The High Desert Corridor project’s environmental document was released by Caltrans earlier this week and the cover — as noted by Streetsblog LA and Times reporter Laura Nelson — is a little different than the usual EIR. The study contemplates a new 63-mile freeway between Palmdale in Los Angeles County and the town of Apple Valley in San Bernardino County, along with a possible high-speed rail line, bikeway and green energy transmission corridor. BTW, the federally-threatened desert tortoise lives in the Mojave Desert; the document explains impacts and mitigations for the tortoise.

New AQMD study finds much lower air pollution levels across L.A. County (Daily News) 

Bottom line: cancer causing toxins are down by 65 percent but the air is still often a hot mess of pollutants, with emissions from trucks, ships, trains (most of which are freight in our region) and planes largely to blame.

Bottom up climate fix (New York Times)

Former EPA official Daniel C. Esty helped negotiation the United Nations’ first climate treat in 1992. Now he’s skeptical that top-down agreements will really help lower the greenhouse gases that are triggering global warming. Excerpt:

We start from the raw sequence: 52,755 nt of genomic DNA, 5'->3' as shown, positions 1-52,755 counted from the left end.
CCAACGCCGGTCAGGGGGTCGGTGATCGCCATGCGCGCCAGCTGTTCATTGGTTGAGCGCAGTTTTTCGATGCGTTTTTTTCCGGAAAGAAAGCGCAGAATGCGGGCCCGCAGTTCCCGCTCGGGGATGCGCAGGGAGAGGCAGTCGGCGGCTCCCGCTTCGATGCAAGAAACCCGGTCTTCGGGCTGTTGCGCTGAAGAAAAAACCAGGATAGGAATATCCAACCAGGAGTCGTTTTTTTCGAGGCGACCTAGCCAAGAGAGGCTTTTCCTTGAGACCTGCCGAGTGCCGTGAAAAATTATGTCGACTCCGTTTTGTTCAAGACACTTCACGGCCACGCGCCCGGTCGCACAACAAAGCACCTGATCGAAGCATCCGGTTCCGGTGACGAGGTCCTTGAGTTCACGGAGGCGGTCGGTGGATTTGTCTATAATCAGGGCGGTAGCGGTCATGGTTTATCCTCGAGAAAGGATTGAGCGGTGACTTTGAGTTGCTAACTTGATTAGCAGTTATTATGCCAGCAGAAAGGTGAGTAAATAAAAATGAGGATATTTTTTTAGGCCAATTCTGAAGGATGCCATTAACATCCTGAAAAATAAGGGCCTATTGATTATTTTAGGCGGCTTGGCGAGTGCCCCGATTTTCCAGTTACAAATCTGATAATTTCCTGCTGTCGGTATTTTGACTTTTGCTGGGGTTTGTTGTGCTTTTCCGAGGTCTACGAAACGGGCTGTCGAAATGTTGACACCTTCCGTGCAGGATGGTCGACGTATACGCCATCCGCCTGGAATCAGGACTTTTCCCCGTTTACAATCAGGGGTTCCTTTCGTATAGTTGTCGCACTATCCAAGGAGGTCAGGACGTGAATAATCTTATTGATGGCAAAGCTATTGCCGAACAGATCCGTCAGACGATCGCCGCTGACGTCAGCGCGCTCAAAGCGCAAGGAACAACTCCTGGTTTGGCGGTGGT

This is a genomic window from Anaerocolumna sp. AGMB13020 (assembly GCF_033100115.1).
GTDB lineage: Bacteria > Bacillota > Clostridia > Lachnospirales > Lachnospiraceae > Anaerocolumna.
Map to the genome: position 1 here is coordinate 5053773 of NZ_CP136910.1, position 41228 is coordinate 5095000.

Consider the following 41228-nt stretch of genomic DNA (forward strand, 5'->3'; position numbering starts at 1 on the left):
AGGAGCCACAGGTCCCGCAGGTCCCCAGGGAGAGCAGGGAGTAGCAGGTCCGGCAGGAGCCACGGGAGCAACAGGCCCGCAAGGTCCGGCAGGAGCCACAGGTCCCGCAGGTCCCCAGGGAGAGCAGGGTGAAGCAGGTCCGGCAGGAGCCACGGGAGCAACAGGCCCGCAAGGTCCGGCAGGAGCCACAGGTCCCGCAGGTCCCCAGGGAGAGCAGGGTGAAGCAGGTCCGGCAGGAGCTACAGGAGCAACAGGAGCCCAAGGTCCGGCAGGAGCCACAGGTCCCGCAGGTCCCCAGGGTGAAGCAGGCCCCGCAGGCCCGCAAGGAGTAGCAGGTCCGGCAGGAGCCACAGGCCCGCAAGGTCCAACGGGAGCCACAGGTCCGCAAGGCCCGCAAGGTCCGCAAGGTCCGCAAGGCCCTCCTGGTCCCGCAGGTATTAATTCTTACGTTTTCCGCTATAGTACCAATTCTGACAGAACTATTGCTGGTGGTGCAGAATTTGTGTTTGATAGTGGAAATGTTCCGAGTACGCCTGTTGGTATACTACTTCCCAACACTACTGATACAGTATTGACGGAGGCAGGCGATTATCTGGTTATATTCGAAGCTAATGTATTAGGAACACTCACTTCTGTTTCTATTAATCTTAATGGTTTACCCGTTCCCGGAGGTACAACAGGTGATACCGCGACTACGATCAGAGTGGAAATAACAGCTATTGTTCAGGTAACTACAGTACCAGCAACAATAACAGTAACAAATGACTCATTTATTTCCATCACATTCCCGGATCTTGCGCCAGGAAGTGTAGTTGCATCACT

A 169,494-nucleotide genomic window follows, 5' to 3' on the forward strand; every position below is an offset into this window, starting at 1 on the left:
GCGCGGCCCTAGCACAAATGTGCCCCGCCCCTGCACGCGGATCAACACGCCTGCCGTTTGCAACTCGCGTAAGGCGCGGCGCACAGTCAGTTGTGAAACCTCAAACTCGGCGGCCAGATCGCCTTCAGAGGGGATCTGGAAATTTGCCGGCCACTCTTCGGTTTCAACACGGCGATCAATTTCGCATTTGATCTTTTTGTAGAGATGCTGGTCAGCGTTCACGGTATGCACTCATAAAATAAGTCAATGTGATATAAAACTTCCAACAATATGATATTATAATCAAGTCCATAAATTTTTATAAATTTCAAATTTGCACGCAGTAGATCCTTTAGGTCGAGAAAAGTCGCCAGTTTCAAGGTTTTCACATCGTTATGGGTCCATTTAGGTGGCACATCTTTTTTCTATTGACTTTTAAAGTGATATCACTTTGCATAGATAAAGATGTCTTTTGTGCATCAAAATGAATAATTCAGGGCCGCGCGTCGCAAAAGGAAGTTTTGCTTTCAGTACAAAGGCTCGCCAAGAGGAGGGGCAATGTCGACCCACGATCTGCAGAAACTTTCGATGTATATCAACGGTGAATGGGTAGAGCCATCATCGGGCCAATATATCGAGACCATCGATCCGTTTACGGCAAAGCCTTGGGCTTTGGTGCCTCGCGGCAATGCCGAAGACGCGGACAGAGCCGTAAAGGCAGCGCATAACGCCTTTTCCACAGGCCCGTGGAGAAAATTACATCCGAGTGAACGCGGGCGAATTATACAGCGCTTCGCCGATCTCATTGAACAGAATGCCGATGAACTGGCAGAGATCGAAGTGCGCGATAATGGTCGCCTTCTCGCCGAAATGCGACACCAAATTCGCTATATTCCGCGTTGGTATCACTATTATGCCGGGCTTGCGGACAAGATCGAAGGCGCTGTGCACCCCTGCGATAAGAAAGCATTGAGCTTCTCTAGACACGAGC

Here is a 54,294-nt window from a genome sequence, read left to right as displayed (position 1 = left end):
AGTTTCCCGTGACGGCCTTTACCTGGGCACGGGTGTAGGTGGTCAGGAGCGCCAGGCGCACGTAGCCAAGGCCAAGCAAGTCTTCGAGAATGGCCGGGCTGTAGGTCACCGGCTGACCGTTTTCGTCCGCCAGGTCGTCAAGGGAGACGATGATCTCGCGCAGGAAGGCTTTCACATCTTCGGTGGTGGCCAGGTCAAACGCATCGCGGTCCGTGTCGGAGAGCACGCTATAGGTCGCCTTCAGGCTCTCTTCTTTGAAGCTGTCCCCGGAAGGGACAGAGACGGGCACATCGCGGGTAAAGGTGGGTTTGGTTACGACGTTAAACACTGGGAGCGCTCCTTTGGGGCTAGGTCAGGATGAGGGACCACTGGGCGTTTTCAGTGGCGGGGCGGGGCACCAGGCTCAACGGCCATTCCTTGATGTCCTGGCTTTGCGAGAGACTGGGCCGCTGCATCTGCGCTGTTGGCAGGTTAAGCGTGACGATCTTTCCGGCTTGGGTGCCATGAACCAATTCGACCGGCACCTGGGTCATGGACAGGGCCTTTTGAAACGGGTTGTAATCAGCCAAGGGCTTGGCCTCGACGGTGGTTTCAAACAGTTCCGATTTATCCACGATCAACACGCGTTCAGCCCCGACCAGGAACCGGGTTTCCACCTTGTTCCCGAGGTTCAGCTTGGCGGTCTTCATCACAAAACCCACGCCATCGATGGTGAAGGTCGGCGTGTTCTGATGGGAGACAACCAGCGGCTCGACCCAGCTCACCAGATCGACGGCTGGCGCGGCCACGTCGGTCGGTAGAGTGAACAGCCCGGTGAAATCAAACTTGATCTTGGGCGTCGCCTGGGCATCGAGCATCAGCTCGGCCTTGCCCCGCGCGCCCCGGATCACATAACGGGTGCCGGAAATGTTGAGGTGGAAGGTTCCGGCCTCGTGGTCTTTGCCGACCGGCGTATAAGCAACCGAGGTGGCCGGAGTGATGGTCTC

As one of those who, as an official at the Environmental Protection Agency, negotiated that first United Nations treaty in 1992, I believe we need to shift gears and try something new. Relying on national governments alone to deliver results is not enough, as the last two decades have shown. The real action on climate change around the world is coming from governors, mayors, corporate chief executives and community leaders. They are the ones best positioned to make change happen on the ground. Accordingly, we need to move from a top-down strategy to a bottom-up approach.